There’s just something about Seldon Hunt’s artwork that draws me deep into the full concept and mood of an album. Be it the quiet simplicity of Pelican’s What We All Come To Need, the ever-consuming vastness of The Ocean’s Pelagial, or the eerie lonesomeness of Jesu’s Sun Down/Sun Rise (my personal favorite), Hunt is somehow able to match auditory art with an observable one. And Område’s Edari is no different. Hunt’s work conveys a sense of beauty, confusion, and uneasiness that perfectly encapsulates a band that compares themselves to influential acts such as Manes, Ulver, Dødheimsgard, and God Is an Astronaut. Område’s schizophrenic layering of black metal, post-rock/metal, ambient electronica, industrial, and trip-hop styles is just as fitting to Hunt’s work as his work is to the band. One would assume Område’s sound is as kaleidoscopic as Hunt’s cover art but, thankfully, all of these flavors don’t bombard simultaneously or result in overwhelming song structures. Område focuses this eight-track debut on simple riffs and atmospheres that deliver songs rather than creating trippy soundscapes for the hell of it. So, let go and let Edari leave you numb, depressed, and without a care in the world.
Shrouded in “mystery,” this not-so-mysterious French band consists of little-known artists Bargnatt and Arsenic, while also employing guest musicians such as Guillaume Bideau (Mnemic) and Asphodel (öOoOoOoOoOo) for added texture and variety. With these weapons in place, Område rounds out their arsenal with some trip-hoppy sax and trumpet players to give tracks like “Mótsögn” and “Satellite and Narrow” that mind-altering Ulver sound. Opener “Mótsögn” starts with a soothing yet unsettling atmosphere that blends the trumpet, sax, and heavy guitar distortion necessary to cornerstone the Pain-like Peter Tägtgren vox of Bargnatt. However, don’t judge the album solely off the trip-hop melodies of “Mótsögn.” The opener is the extreme when it comes to this style, and the majority of the release finds the band concentrating on slow and deliberate moods.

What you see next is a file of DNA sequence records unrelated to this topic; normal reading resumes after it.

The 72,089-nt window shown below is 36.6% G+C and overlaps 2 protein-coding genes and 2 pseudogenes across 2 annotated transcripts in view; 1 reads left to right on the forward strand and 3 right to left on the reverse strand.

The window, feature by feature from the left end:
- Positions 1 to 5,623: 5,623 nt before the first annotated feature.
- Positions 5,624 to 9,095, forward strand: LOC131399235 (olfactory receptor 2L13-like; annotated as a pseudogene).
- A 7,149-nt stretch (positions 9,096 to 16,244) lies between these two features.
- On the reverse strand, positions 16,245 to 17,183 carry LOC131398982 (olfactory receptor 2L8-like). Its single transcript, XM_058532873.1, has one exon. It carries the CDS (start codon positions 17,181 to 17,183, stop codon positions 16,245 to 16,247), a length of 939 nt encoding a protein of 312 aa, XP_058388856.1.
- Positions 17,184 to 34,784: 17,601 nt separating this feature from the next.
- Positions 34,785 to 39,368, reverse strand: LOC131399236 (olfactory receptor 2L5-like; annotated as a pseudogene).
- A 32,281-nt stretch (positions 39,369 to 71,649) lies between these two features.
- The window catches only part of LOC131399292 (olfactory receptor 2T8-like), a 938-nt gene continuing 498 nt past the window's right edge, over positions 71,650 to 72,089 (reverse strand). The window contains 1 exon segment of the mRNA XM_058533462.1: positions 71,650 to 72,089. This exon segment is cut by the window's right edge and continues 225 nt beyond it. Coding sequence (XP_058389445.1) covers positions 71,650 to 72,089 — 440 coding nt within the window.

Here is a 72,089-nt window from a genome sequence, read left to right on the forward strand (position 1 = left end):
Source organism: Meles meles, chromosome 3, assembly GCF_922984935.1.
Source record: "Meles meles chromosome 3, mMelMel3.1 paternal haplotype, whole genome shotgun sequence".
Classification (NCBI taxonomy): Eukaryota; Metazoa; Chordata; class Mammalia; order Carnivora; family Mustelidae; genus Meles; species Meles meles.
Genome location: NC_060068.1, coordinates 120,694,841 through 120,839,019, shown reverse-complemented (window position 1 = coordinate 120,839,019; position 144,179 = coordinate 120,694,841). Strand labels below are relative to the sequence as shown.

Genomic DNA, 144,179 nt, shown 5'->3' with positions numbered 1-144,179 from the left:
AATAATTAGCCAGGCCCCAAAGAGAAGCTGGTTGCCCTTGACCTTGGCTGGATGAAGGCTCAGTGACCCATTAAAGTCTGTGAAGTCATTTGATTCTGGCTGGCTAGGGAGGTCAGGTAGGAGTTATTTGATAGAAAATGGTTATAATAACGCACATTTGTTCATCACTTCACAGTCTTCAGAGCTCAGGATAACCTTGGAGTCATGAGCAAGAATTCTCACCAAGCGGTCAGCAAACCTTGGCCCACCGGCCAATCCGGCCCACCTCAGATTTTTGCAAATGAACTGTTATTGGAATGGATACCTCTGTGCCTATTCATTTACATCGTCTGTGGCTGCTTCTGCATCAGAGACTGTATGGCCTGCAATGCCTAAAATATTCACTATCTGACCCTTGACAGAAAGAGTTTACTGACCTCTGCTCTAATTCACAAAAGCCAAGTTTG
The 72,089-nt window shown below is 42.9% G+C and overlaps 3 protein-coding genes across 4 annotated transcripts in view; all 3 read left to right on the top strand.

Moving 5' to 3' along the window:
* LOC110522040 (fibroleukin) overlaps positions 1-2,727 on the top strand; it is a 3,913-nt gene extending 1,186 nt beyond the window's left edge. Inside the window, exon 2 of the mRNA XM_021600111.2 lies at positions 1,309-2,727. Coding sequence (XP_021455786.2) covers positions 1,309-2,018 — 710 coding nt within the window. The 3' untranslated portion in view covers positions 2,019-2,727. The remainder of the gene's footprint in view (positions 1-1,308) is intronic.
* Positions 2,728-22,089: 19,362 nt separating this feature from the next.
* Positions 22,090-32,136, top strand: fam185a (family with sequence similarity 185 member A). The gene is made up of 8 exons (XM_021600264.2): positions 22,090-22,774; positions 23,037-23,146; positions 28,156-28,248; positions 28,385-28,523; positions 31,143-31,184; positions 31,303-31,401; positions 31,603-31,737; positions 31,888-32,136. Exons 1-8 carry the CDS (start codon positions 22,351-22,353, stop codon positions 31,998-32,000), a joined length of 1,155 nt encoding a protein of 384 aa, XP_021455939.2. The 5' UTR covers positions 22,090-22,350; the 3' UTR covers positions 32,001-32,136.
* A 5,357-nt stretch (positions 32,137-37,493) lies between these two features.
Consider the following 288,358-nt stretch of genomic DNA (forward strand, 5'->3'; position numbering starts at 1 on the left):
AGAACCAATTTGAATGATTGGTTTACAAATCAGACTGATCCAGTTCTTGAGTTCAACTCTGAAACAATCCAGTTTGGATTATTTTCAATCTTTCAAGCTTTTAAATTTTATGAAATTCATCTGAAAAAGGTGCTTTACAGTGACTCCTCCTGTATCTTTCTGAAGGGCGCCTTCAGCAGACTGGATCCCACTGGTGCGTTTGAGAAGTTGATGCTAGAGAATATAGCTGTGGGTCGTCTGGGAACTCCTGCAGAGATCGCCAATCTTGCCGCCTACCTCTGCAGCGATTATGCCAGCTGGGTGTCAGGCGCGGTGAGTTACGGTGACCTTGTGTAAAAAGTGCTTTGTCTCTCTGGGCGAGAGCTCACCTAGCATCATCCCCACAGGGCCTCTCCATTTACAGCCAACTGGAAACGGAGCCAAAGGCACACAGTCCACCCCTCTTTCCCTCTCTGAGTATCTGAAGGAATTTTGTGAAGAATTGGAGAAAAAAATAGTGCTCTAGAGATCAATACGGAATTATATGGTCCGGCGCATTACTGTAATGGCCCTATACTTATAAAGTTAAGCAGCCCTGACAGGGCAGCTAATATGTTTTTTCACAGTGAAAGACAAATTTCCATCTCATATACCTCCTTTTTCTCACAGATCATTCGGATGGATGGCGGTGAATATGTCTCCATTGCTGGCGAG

Examples of their simplistic (and somewhat post-metal) side include the Bideau-led “Luxurious Agony” and “Skam Parfyme.” Both tracks are basic in structure and memorable in approach. The former feels like a Raunchy/Mnemic ballad with Bideau’s emotional vocal style entwining with the cold spoken-word passages of the song, and the latter is an evocative mix of electronica-meets-The Ocean. Asphodel’s contribution to “Satellite and Narrow” borrows from the morose leads of Ava Inferi’s Carmen Susana Simões and the Mikkel Sandager-ish backing vox round it out perfectly to convey another aspect of Edari’s sound.
When it comes to most memorable/bizarre, “Åben Dør” stands out for its eerie Defending the Throne of Evil-era Carpathian Forest intro, the almost rap-like verses on its back-half, and the Arcturus-esque industrial outro. Odd for sure but this is one of my favorites. The creepy and angry “rapping” is just badass enough that even Mr. Fisting should crack a smile. On the opposite end of the spectrum, the moody and atmospheric chill of “Friendly Herpes” keeps me coming back to its hypnotic builds and desperate Pain-like vocals. This track transitions perfectly into the aforementioned “Skam Parfyme” and the result is the perfect avante-gardeian one-two punch. “Skam Parfyme” opens with some John Carpenter vibes and angelic female backing vox before it (and Bargnatt) up the hostility and the pace.
Not overly experimental, Område focuses on songs and keeps it fresh throughout its more than 45-minute length. Their simple take on the avant-garde results in greater accessibility compared to predecessors like Ulver and Manes, with an approachability that has the potential for accessing a fanbase that only mildly dabbles in the genre. Good music, good artwork, and good production to boot gives Edari the trifecta and makes this a winner in my book. Being a lover of Ulver and Manes (even though the latter keeps putting out fucking compilations), it’s difficult for me to admit that anyone else can do this (almost) as well. However, there is much to love here and I will continue to come back to Område’s debut for its straightforwardness, variety, and easy digestibility. So, if you’re ready to submit to the dark and moody, and love bands (and reviewers) that flaunt shameless name-dropping, check this out.